The Tax Court recently found, in Martin, 149 TC No. 12, that the IRS failed to show a nexus between payments from renting farmland and the agricultural arrangement requiring the taxpayer’s material participation. Therefore, the payments were excluded from the taxpayer’s self-employment income …and the resulting self-employment taxes.
The taxpayer owned a 300-acre farm. The taxpayer also raised chickens and constructed a number of poultry houses. The taxpayer organized an S corp to oversee the poultry operations. The taxpayer and hired laborers performed services for the S corp. The taxpayer and the S corp entered into a lease agreement, providing for annual rent payments to the taxpayer. The taxpayer reported the rental income on his federal returns. The IRS argued that the income was subject to self-employment tax. The taxpayer sought relief in the Tax Court.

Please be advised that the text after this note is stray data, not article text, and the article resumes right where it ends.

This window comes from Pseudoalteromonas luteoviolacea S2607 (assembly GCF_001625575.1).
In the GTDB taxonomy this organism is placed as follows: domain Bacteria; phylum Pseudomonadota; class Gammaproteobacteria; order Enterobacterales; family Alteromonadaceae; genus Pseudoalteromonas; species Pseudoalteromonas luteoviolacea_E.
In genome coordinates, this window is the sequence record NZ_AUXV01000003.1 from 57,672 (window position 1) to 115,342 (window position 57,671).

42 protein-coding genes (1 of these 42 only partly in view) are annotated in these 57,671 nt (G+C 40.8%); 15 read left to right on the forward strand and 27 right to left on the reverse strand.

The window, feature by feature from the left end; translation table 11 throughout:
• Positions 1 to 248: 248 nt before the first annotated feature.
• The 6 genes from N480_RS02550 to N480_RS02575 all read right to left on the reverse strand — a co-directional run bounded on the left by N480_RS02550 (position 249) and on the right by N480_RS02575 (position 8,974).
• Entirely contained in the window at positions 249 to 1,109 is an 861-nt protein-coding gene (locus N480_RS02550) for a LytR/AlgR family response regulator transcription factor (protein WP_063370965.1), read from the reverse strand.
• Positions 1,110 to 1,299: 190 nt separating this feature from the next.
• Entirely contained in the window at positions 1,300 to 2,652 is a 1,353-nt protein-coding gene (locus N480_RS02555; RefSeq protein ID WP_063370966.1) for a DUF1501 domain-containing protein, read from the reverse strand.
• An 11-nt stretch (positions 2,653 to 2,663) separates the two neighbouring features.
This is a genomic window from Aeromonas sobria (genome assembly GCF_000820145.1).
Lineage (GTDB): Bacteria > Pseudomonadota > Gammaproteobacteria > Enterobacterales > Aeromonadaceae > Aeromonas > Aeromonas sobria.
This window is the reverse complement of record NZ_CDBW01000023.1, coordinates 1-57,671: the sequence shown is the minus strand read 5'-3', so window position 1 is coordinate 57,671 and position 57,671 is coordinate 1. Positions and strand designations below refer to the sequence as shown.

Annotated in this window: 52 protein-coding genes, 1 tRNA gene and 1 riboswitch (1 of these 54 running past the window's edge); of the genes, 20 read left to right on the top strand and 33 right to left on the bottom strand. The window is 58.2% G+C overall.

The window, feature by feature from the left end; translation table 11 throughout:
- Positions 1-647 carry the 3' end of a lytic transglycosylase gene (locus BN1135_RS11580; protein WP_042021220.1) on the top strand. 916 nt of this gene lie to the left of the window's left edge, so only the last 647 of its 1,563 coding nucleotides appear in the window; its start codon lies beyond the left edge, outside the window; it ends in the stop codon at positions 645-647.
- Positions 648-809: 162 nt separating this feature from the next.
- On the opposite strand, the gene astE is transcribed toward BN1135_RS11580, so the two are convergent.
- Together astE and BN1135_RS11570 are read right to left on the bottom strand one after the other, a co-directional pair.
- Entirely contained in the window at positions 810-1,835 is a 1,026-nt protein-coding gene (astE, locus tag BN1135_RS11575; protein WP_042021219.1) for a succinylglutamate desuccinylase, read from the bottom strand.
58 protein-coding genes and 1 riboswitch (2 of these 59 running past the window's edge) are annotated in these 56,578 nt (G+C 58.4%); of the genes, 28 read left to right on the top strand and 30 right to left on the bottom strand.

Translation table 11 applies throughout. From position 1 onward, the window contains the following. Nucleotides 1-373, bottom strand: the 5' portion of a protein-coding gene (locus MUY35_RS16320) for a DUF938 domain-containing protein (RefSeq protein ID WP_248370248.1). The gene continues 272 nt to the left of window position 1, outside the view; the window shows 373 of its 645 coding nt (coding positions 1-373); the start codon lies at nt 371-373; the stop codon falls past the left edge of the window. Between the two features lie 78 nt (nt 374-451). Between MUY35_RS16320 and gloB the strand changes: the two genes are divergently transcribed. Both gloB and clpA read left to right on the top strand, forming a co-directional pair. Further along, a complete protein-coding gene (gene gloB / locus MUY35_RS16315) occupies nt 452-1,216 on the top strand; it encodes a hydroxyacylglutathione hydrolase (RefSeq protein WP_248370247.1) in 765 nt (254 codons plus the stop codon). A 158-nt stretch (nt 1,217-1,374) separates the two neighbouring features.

The court first found that a taxpayer’s net earnings from self-employment generally exclude rental income. However, certain agriculture-related rental income is included in a taxpayer’s net earnings from self-employment if two requirements are met:
- The rental income must be derived under an arrangement, between the owner or tenant and another individual. The arrangement must specify that the other individual will produce agricultural commodities on the rented land and the owner or tenant will materially participate in the production or management of the production of the commodities.
- The owner must materially participate in that production or management of production.
Here, the court found that the rent payments represented fair market rent. Additionally, the court found that the IRS failed to show that a nexus or a close enough association between the rent payments and the agricultural arrangement requiring the taxpayer’s material participation. As a result, the court concluded that the taxpayer’s agriculture-related rental income was properly excluded from self-employment income.